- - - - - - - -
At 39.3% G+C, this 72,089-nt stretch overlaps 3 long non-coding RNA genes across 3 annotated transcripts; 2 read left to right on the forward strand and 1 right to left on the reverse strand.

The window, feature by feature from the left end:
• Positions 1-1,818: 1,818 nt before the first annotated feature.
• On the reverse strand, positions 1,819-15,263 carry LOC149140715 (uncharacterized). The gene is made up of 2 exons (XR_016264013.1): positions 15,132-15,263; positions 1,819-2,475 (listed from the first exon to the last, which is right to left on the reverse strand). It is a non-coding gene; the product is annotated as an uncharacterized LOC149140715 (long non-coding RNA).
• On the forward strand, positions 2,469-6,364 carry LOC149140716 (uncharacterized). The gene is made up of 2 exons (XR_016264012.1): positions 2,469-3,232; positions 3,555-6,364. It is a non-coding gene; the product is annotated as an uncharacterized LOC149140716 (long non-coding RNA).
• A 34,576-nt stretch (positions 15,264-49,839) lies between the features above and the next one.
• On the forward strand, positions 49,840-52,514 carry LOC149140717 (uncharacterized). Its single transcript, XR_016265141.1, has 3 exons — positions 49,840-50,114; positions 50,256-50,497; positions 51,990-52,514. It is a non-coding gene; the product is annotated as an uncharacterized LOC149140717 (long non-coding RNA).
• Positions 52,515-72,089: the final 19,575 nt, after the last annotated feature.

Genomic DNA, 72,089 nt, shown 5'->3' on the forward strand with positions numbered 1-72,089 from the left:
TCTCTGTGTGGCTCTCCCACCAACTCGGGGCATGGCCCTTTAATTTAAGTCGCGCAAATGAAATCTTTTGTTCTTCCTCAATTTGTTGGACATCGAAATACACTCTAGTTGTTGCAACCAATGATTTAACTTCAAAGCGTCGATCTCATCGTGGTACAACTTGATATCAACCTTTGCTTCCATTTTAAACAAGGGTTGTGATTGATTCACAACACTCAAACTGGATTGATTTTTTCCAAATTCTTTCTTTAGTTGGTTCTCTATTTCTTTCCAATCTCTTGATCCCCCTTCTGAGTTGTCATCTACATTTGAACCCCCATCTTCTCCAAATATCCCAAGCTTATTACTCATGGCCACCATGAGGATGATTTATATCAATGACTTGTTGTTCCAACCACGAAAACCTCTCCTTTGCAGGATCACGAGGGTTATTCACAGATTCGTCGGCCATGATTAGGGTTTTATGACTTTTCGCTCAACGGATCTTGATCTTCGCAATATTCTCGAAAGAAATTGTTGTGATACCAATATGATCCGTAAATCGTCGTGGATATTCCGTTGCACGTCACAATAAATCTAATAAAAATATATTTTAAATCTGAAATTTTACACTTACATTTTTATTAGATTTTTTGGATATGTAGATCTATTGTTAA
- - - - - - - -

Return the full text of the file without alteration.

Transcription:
At 39.3% G+C, this 72,089-nt stretch overlaps 3 long non-coding RNA genes across 3 annotated transcripts; 2 read left to right on the forward strand and 1 right to left on the reverse strand.

The window, feature by feature from the left end:
• Positions 1-1,818: 1,818 nt before the first annotated feature.
• On the reverse strand, positions 1,819-15,263 carry LOC149140715 (uncharacterized). The gene is made up of 2 exons (XR_016264013.1): positions 15,132-15,263; positions 1,819-2,475 (listed from the first exon to the last, which is right to left on the reverse strand). It is a non-coding gene; the product is annotated as an uncharacterized LOC149140715 (long non-coding RNA).
• On the forward strand, positions 2,469-6,364 carry LOC149140716 (uncharacterized). The gene is made up of 2 exons (XR_016264012.1): positions 2,469-3,232; positions 3,555-6,364. It is a non-coding gene; the product is annotated as an uncharacterized LOC149140716 (long non-coding RNA).
• A 34,576-nt stretch (positions 15,264-49,839) lies between the features above and the next one.
• On the forward strand, positions 49,840-52,514 carry LOC149140717 (uncharacterized). Its single transcript, XR_016265141.1, has 3 exons — positions 49,840-50,114; positions 50,256-50,497; positions 51,990-52,514. It is a non-coding gene; the product is annotated as an uncharacterized LOC149140717 (long non-coding RNA).
• Positions 52,515-72,089: the final 19,575 nt, after the last annotated feature.

Genomic DNA, 72,089 nt, shown 5'->3' on the forward strand with positions numbered 1-72,089 from the left:
TCTCTGTGTGGCTCTCCCACCAACTCGGGGCATGGCCCTTTAATTTAAGTCGCGCAAATGAAATCTTTTGTTCTTCCTCAATTTGTTGGACATCGAAATACACTCTAGTTGTTGCAACCAATGATTTAACTTCAAAGCGTCGATCTCATCGTGGTACAACTTGATATCAACCTTTGCTTCCATTTTAAACAAGGGTTGTGATTGATTCACAACACTCAAACTGGATTGATTTTTTCCAAATTCTTTCTTTAGTTGGTTCTCTATTTCTTTCCAATCTCTTGATCCCCCTTCTGAGTTGTCATCTACATTTGAACCCCCATCTTCTCCAAATATCCCAAGCTTATTACTCATGGCCACCATGAGGATGATTTATATCAATGACTTGTTGTTCCAACCACGAAAACCTCTCCTTTGCAGGATCACGAGGGTTATTCACAGATTCGTCGGCCATGATTAGGGTTTTATGACTTTTCGCTCAACGGATCTTGATCTTCGCAATATTCTCGAAAGAAATTGTTGTGATACCAATATGATCCGTAAATCGTCGTGGATATTCCGTTGCACGTCACAATAAATCTAATAAAAATATATTTTAAATCTGAAATTTTACACTTACATTTTTATTAGATTTTTTGGATATGTAGATCTATTGTTAA